Northern Arizona University students, interns and professors are working to develop a virtual reality program that will allow chemistry professors to make more engaging atomic models.
The program will allow users to create and build different elements with various elements at the atomic level. The aim is to eventually replace the traditional physical models used in many chemistry classes today.
How Virtual Reality Could Transform Mental Health Treatment
It’s difficult to appreciate just how remarkable VR is until you’ve tried it. Although you know what you’re seeing isn’t real, your mind and body behave as if it were. It’s an extraordinary experience. But VR’s ability to “con” our brain means that it isn’t simply the next big thing in gaming: it may prove to be an extremely effective device for psychological therapy.
Virtual reality helping U of S students and surgeons analyze the brain like never before
It seems like something out of a sci-fi movie, being able to walk inside the brain and explore. But it’s reality for Dr. Ivar Mendez’s team at the University of Saskatchewan (U of S) who have developed a virtual reality (VR) brain.
“We created this 3D brain where the surgeon can enter the brain, look at a brain tumor, can see the relationship of the brain tumor with other brain structures and potentially plan a surgical procedure,” Dr. Mendez, U of S surgery department head, said.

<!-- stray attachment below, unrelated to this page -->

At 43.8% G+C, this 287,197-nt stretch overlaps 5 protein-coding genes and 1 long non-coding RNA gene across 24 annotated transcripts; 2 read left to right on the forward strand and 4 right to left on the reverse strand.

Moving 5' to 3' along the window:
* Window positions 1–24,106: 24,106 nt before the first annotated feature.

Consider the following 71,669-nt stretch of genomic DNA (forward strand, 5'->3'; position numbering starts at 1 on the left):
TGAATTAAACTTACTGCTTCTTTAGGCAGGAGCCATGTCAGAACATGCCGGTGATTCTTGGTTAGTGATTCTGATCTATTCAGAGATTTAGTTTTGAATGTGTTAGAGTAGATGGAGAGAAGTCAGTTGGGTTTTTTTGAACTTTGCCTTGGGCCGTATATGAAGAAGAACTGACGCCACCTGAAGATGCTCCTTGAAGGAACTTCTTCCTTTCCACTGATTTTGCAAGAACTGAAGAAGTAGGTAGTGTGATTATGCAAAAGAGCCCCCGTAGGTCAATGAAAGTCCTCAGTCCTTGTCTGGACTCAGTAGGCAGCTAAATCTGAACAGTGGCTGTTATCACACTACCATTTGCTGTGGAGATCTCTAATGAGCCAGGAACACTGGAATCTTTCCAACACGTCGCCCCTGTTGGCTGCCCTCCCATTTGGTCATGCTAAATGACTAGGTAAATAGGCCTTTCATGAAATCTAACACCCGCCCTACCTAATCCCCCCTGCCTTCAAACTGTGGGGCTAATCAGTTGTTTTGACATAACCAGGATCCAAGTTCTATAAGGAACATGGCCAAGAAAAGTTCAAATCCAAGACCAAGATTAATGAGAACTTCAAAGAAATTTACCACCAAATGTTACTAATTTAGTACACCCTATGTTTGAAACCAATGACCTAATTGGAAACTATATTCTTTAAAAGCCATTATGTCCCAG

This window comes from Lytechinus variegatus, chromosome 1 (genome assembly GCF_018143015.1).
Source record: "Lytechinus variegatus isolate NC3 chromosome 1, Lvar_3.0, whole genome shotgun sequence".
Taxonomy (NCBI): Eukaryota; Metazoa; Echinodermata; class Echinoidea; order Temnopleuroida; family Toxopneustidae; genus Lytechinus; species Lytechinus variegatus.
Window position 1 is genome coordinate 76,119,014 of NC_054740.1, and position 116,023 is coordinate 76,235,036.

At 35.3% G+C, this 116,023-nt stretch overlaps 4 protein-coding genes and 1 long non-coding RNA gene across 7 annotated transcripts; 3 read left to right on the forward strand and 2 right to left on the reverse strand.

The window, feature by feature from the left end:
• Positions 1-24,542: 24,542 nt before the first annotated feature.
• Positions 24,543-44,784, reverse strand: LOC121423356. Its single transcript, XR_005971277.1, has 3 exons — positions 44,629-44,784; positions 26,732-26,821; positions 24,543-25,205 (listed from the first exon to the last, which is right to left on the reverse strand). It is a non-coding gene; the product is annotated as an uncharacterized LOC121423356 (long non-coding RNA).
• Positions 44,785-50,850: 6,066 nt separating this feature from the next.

We believe that virtual reality has the potential to change the world unlike any technology before it. Mankind’s challenges have never been greater than today, and virtual reality’s unique ability to immerse people into an experience is unmatched. Virtual reality can connect us and create empathy by opening our eyes to someone else’s perspective. Education through immersive experiences creates awareness, and can lead the world to act on global issues the human race is facing with a sense of commonality. Let’s create a pathway to global peace and prosperity together!
With the United Nations Sustainable Development Goals as our guide, we’re investing in our shared future. We are issuing a call to developers, creators and VR dreamers to build something new, something that speaks to our humanity and has the potential to change the world. At HTC Vive we are now pledging $10M in funding to help make this happen.
A neurosurgeon planning to carry out the first human head transplant has unveiled a virtual reality system that will ‘prepare patients for life in a new body’.
Dr Sergio Canavero wants to carry out the operation next year and believes it could lead to people paralysed from the neck down being able to walk again.